"There is a saying that goes something like this: “Are you working in your business or on your business?” Translate that to social media, are you working in social media or on social media? If you are “in” it, it’s time to figure out a way to be “on” it.

But what if you could improve your social media time management in just 18 minutes a day?

Let’s face it, we have a finite amount of time each day and usually we underestimate our to-dos and overestimate our time. If you’re in any type of online marketing position and reading (OK, skimming) this article, chances are high social media is part of your mantra. Bets are probably higher still that you spend more lost time in unaccountable social media diversions and distractions.

I recently read Peter Bregman’s book “18 Minutes.” It was just released last month and the result of a blog post he wrote for the Harvard Business Review that became one of the most popular and most commented posts on the site. That post, “An 18 Minute Plan for Managing Your Day,” began with Bregman’s humbling admission that we can all relate to, but here is my slightly modified version:

Whether you’re on the front lines, sidelines, or bylines, social media can easily monopolize hours of our day.

Scanning, curating, and aggregating content requires serious organization skills. Writing, reporting, and re-purposing content is best served with minimal distractions and maximum focus. Social media can be a 24/7 black hole or, if managed properly, a gold mine. It all depends on how disciplined, organized and aware you are of the time spent in social media.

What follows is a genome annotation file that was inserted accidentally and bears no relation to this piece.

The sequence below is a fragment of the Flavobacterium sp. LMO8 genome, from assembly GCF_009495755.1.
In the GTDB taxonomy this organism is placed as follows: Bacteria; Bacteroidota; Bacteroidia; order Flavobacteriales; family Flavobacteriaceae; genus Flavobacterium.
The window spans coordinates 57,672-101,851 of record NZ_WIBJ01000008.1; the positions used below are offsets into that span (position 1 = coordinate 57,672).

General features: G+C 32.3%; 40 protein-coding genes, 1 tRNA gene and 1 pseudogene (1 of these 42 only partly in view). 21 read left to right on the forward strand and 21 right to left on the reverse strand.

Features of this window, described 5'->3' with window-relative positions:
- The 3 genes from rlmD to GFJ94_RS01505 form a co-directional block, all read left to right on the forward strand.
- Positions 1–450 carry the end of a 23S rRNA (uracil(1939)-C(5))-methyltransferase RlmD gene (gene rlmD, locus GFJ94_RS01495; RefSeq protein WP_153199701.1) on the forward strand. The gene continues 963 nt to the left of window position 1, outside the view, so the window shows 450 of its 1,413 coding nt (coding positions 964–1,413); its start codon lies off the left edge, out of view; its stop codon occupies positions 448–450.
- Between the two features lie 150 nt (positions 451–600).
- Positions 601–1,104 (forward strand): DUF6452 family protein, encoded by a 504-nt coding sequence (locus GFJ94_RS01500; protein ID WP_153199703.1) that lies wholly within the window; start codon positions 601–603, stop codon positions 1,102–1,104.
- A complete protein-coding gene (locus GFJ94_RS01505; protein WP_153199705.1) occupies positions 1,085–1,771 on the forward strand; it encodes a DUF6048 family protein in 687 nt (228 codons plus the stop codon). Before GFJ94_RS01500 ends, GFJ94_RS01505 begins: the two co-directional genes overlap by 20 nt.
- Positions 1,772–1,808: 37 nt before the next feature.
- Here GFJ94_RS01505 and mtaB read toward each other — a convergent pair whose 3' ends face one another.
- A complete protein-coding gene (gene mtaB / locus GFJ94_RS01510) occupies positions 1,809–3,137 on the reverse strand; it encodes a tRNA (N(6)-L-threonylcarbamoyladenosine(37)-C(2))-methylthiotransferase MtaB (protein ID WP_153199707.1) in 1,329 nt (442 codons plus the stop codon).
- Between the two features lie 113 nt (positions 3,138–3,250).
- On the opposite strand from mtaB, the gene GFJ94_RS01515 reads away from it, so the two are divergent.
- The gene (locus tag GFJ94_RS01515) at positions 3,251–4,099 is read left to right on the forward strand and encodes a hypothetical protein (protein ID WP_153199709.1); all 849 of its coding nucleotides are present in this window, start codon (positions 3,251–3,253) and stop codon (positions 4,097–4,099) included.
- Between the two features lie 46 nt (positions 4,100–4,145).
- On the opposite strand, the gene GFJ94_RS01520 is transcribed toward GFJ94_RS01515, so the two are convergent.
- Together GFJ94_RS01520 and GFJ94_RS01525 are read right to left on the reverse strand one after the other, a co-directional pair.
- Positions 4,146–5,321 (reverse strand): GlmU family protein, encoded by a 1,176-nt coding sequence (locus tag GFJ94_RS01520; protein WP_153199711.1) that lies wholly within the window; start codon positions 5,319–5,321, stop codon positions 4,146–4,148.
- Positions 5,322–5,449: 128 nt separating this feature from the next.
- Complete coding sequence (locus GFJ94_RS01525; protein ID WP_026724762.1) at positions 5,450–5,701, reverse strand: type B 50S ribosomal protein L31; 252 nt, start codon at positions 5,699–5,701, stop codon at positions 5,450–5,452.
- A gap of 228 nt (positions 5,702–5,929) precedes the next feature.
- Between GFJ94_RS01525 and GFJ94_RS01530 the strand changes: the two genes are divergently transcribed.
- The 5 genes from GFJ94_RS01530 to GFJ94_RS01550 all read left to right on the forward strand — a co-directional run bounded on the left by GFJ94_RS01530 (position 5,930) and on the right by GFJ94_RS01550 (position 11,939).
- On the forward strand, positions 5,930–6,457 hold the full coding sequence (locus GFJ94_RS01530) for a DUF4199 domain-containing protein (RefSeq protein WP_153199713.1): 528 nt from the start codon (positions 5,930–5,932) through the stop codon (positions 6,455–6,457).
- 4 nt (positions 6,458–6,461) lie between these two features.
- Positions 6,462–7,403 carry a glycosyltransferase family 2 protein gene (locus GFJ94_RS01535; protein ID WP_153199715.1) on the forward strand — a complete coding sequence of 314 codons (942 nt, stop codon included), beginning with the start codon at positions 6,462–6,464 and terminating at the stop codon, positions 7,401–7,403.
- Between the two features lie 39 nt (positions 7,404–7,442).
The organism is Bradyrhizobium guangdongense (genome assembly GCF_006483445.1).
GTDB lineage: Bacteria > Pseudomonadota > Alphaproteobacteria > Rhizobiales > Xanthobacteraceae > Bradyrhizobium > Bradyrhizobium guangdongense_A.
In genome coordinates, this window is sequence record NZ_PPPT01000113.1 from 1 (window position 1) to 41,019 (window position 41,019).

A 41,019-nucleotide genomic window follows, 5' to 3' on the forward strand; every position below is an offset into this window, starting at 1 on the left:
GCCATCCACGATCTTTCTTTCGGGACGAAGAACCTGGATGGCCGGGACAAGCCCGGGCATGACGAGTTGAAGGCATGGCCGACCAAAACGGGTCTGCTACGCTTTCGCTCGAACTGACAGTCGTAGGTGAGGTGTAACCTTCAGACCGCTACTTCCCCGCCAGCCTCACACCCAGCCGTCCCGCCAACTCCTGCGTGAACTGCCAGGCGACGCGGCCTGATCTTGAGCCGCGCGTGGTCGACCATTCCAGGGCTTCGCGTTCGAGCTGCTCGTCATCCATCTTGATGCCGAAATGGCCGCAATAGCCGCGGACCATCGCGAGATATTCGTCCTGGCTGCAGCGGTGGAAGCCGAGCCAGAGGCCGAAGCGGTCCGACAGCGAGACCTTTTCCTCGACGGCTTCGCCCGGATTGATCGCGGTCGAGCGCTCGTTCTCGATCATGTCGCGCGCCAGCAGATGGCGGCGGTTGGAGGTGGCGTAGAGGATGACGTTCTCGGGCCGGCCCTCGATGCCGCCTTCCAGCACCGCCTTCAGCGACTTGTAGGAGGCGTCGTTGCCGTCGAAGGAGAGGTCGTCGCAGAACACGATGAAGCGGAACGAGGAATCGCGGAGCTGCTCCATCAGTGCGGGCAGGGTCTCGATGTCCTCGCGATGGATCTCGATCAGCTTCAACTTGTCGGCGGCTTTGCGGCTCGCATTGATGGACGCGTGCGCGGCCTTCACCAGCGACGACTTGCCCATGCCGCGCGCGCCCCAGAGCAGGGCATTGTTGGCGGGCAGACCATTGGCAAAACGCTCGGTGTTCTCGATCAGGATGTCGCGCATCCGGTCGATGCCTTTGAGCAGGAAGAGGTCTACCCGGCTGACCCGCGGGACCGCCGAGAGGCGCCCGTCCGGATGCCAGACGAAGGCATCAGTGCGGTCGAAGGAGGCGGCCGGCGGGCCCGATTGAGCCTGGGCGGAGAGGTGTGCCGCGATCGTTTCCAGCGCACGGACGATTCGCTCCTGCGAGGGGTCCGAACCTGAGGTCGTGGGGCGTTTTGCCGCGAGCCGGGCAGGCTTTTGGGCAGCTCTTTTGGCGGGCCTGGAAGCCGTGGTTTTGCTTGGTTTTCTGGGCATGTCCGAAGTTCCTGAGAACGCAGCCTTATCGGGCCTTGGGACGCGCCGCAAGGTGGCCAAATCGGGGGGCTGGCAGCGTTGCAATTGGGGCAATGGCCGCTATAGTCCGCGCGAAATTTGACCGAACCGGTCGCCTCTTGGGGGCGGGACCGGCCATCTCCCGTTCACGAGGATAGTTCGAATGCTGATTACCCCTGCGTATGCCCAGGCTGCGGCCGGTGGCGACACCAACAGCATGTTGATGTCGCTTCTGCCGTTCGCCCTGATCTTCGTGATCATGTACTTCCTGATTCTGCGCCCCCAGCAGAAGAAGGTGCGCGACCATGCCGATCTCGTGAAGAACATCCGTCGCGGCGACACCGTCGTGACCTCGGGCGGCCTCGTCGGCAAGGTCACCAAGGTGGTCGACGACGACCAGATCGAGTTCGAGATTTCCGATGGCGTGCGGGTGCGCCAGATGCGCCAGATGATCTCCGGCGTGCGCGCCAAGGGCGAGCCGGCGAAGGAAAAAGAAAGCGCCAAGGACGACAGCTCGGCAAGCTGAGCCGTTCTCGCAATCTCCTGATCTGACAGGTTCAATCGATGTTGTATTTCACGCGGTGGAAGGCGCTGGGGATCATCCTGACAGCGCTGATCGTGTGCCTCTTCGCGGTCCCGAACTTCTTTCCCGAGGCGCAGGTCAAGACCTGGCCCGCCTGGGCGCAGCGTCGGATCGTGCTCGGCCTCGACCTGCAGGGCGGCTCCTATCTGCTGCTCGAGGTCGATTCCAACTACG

“Yesterday started with the best of intentions. I walked into my office in the morning with a vague sense of what I wanted to accomplish. Then I sat down with my laptop and a Starbucks, checked my Facebook, Twitter stream, iGoogle and e-mail. Two hours later, after fighting several digital fires, solving other people’s PR problems, and dealing with whatever happened to be thrown at me through my social media world via screen and phone, I could hardly remember what I had set out to accomplish when I first grabbed my Mac Book Air. I’d been ambushed at social media gunpoint. And I thought I knew better…”

Bregman’s takes you through specific and actionable strategies to seriously shut down the daily distractions and open up windows of social media opportunity. As I read this book, my social media fog began clearing and my days are now busier doing social media right.

Pick Your Social Media High Five

Look at your social media year and pick five areas that will make the most difference in your business. Social media is enchanting because there are so many interesting things to read, people to meet and places to go. It’s challenging to prioritize and pick just a few; so instead we end up trying to do it all.”

Read the rest of the article